Drought and fires threaten ancient redwoods in the US

Manuel Soberanes Cobo.- .- The persistent drought in the western United States, aggravated by the crisis global climate, threatens the existence of the ancient giant sequoias, while recent wildfires have totally or partially burned much of the groves of these majestic trees in the forests of California.

Redwoods are the largest plant organisms in the world, with heights that can exceed 100 meters and a diameter of around 10. The oldest known specimen is 3,200 years old, calculated by counting its growth rings.

Ironically, fire is a crucial part of redwood reproduction as the heat encourages the release of seeds from the cones that contain them, and the shoots take root in the gaps cleared by the flames.

However, “the problem arises when, due to the persistent drought, the prolongation of warm days and the reduction of winter days, with the consequent decrease in the snow mass in the mountains, the forests become easy pasture for the flames,” Javier Sierra, spokesperson for the environmental group Sierra Club, explained to Efe.

Between 2015 and 2021, increased wildfire intensity has devastated more than 85% of all redwood acreage in California’s Sierra Nevada, according to the National Park Service.

Currently, the Oak Fire, the largest of the five active fires in the state, burns near Yosemite National Park and represents a risk to the redwoods of this reserve.

The fire, which started on July 22, has devastated nearly 8,000 hectares and is one-third contained, according to state authorities.

California, like most of the country, has experienced weeks of exceptionally high temperatures, and in recent years the state has been the scene of increasingly widespread wildfires.

Given the threat, the US Forest Service announced last week an “emergency action” starting this summer and until 2023 on more than 5,000 hectares in 12 redwood groves in California.

The idea is to remove combustible materials and includes pruning or felling trees, application of chemical retardants, removal of surface organic matter from the base of the redwoods and controlled burning.

Of the 37 groves found in about 15,000 hectares of national forests in California, all but five have burned completely or partially in recent fires, and many monarchs – the largest sequoias – have died, according to the Forest Service.

The agency details that since 2015 wildfires have caused “significant devastation to redwood groves and destroyed almost a fifth of all giant sequoias in the last two years.”

Fossil fuels, the threat

The Sierra Club welcomed the federal initiative in a statement, but its spokesperson noted that it is very difficult to protect any forest in the world under the current circumstances of crisis climate, “especially in the American Southwest that suffers from chronic droughts.”

“It is crucially important to protect America’s ancient, old-growth forests and all of humanity that the most important tool in the fight against crisis climate: the drastic reduction of fossil fuel consumption, 45% between now and 2030 and completely by 2050,” Sierra explained.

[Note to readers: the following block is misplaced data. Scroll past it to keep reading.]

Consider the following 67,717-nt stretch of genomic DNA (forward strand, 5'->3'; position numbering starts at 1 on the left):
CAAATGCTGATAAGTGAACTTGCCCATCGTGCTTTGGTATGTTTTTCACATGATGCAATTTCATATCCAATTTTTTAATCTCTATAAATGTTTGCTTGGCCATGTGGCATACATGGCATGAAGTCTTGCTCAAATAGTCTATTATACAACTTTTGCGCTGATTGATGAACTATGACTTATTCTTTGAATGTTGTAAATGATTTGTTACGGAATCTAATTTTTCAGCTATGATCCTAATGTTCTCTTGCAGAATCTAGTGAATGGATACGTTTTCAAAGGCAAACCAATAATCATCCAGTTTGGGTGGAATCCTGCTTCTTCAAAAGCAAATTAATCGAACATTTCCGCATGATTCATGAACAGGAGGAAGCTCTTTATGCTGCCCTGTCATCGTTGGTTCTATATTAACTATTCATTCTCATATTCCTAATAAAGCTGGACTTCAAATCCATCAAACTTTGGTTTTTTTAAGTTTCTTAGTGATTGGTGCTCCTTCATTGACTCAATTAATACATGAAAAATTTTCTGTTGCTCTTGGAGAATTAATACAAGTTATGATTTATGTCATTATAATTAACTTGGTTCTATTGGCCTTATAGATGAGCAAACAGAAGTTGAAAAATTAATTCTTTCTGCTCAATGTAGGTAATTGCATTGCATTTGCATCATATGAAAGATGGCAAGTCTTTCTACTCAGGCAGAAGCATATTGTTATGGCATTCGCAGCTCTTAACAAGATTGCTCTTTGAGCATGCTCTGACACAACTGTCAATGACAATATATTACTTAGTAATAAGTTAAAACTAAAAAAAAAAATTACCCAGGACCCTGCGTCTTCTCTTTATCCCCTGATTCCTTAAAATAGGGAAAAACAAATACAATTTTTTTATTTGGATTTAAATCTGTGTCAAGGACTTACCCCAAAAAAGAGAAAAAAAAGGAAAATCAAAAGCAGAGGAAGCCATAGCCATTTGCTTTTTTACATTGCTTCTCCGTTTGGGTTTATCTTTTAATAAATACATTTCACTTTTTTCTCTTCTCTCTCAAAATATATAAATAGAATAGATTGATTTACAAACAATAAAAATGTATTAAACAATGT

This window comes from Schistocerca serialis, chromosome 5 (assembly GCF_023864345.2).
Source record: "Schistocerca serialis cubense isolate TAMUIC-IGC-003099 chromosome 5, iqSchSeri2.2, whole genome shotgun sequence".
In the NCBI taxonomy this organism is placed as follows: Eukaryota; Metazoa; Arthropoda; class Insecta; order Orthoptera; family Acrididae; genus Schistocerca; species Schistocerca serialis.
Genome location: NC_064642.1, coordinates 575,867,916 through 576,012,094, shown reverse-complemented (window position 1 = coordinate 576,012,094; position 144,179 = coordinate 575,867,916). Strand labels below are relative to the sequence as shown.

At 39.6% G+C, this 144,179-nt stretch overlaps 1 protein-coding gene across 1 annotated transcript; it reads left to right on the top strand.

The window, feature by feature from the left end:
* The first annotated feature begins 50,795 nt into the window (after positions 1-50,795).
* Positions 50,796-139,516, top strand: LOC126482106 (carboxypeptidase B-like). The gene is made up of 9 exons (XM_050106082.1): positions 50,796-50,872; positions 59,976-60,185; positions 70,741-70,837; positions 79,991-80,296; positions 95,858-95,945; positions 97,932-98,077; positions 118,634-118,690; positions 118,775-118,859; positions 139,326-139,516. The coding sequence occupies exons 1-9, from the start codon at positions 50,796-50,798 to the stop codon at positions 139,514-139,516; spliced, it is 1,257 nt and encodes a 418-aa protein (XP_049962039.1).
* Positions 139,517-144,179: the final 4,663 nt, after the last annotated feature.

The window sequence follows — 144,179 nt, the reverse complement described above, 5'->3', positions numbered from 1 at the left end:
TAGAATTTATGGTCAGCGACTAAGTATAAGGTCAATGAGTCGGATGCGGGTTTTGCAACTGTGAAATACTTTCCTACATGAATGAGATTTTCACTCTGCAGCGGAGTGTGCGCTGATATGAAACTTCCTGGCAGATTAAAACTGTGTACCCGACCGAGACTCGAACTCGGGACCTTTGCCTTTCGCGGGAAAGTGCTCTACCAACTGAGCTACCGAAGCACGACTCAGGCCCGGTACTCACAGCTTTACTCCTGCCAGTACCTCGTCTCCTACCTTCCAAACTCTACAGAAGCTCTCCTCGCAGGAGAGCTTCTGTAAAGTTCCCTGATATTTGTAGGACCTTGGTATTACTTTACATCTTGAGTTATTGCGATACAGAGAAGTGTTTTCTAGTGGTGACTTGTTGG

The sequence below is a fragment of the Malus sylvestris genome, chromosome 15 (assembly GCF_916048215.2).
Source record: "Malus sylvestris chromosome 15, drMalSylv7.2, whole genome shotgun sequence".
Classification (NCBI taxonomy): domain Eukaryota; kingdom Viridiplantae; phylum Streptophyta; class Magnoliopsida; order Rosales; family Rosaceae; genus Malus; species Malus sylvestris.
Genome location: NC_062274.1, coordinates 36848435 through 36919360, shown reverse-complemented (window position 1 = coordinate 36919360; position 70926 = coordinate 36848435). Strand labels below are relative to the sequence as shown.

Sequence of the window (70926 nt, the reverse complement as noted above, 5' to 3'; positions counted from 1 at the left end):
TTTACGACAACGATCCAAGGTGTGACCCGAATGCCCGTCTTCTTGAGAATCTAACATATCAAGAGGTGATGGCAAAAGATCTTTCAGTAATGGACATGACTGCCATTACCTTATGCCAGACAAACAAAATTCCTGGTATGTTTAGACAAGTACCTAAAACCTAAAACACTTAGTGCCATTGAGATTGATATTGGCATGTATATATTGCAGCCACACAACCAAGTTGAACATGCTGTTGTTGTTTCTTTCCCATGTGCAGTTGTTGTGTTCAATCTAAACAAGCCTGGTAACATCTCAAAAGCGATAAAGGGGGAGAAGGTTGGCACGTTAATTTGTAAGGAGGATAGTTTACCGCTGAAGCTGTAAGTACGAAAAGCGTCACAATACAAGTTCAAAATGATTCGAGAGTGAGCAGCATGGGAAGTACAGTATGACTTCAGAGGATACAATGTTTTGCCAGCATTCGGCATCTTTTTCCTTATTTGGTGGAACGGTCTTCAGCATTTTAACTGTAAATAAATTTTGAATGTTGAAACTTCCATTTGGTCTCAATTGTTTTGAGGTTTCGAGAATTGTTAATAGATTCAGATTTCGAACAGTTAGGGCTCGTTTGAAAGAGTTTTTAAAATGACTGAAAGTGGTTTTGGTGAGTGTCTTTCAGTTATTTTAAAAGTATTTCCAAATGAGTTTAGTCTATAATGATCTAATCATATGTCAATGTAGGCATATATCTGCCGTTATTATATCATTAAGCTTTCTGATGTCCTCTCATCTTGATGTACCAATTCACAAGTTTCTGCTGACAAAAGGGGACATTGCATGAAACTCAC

He argued that protecting mature trees “is the best opportunity to recover ancient forests, of which in the United States we have already lost 95%.”

The expert asserted that federal agencies have to evolve and become carbon management agencies, “starting with the effective management of forests, such as redwoods, on federal lands.”

“Forest climate policy is the missing piece of efforts to address the crisis climate. Of the global emissions caused by humans since 1870, 26% are due to deforestation and degradation of the planet’s forests,” he emphasized.

Likewise, he indicated, “ancient and mature forests have the greatest potential to retain significant amounts of carbon and to recover the carbon that we have emitted in the last 200 years.”

The extraterrestrial ecstasy

In addition to the relevance of these trees in climate change mitigation, Sierra noted that “the rush of admiration, even ecstasy, that any nature lover receives upon seeing redwoods for the first time is difficult to describe.”

“These wonders look like extraterrestrials due to their astonishing volume and exquisite beauty. “Entering a redwood forest for many is equivalent to entering a natural cathedral that leaves the observer marked for life,” he said.

Unfortunately, he warned, redwood habitat has been significantly reduced, especially in the last 150 years. “The world, we, human beings, have the responsibility to preserve these wonders for future generations,” she said.

“An indigenous proverb warns us that we are not the owners of the world; we have only borrowed it from the next generation. “Depriving them of the redwoods would be an unforgivable sin,” he pointed out.